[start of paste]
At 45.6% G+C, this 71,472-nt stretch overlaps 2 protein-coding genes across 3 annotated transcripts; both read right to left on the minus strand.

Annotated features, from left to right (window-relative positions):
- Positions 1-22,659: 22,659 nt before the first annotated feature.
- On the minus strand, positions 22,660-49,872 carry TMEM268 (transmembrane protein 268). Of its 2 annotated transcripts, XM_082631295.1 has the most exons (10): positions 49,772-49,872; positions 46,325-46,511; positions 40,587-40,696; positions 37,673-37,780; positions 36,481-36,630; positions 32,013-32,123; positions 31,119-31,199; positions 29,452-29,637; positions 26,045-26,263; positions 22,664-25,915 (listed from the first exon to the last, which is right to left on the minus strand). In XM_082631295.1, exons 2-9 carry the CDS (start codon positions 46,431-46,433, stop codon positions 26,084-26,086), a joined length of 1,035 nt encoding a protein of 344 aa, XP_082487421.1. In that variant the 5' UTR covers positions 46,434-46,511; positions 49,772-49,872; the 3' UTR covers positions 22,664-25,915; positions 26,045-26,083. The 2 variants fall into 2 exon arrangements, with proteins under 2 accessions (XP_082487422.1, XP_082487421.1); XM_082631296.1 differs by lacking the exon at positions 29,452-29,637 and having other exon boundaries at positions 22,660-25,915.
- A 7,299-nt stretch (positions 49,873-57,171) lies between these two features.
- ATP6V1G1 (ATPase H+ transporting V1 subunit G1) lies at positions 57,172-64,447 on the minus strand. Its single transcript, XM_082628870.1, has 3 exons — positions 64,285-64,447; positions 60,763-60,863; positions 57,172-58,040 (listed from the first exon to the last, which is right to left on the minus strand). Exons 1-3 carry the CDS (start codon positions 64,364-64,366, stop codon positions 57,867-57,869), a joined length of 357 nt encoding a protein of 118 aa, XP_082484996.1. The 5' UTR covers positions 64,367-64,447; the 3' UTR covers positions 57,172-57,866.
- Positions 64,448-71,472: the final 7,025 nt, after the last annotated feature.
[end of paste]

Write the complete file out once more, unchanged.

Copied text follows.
At 45.6% G+C, this 71,472-nt stretch overlaps 2 protein-coding genes across 3 annotated transcripts; both read right to left on the minus strand.

Annotated features, from left to right (window-relative positions):
- Positions 1-22,659: 22,659 nt before the first annotated feature.
- On the minus strand, positions 22,660-49,872 carry TMEM268 (transmembrane protein 268). Of its 2 annotated transcripts, XM_082631295.1 has the most exons (10): positions 49,772-49,872; positions 46,325-46,511; positions 40,587-40,696; positions 37,673-37,780; positions 36,481-36,630; positions 32,013-32,123; positions 31,119-31,199; positions 29,452-29,637; positions 26,045-26,263; positions 22,664-25,915 (listed from the first exon to the last, which is right to left on the minus strand). In XM_082631295.1, exons 2-9 carry the CDS (start codon positions 46,431-46,433, stop codon positions 26,084-26,086), a joined length of 1,035 nt encoding a protein of 344 aa, XP_082487421.1. In that variant the 5' UTR covers positions 46,434-46,511; positions 49,772-49,872; the 3' UTR covers positions 22,664-25,915; positions 26,045-26,083. The 2 variants fall into 2 exon arrangements, with proteins under 2 accessions (XP_082487422.1, XP_082487421.1); XM_082631296.1 differs by lacking the exon at positions 29,452-29,637 and having other exon boundaries at positions 22,660-25,915.
- A 7,299-nt stretch (positions 49,873-57,171) lies between these two features.
- ATP6V1G1 (ATPase H+ transporting V1 subunit G1) lies at positions 57,172-64,447 on the minus strand. Its single transcript, XM_082628870.1, has 3 exons — positions 64,285-64,447; positions 60,763-60,863; positions 57,172-58,040 (listed from the first exon to the last, which is right to left on the minus strand). Exons 1-3 carry the CDS (start codon positions 64,364-64,366, stop codon positions 57,867-57,869), a joined length of 357 nt encoding a protein of 118 aa, XP_082484996.1. The 5' UTR covers positions 64,367-64,447; the 3' UTR covers positions 57,172-57,866.
- Positions 64,448-71,472: the final 7,025 nt, after the last annotated feature.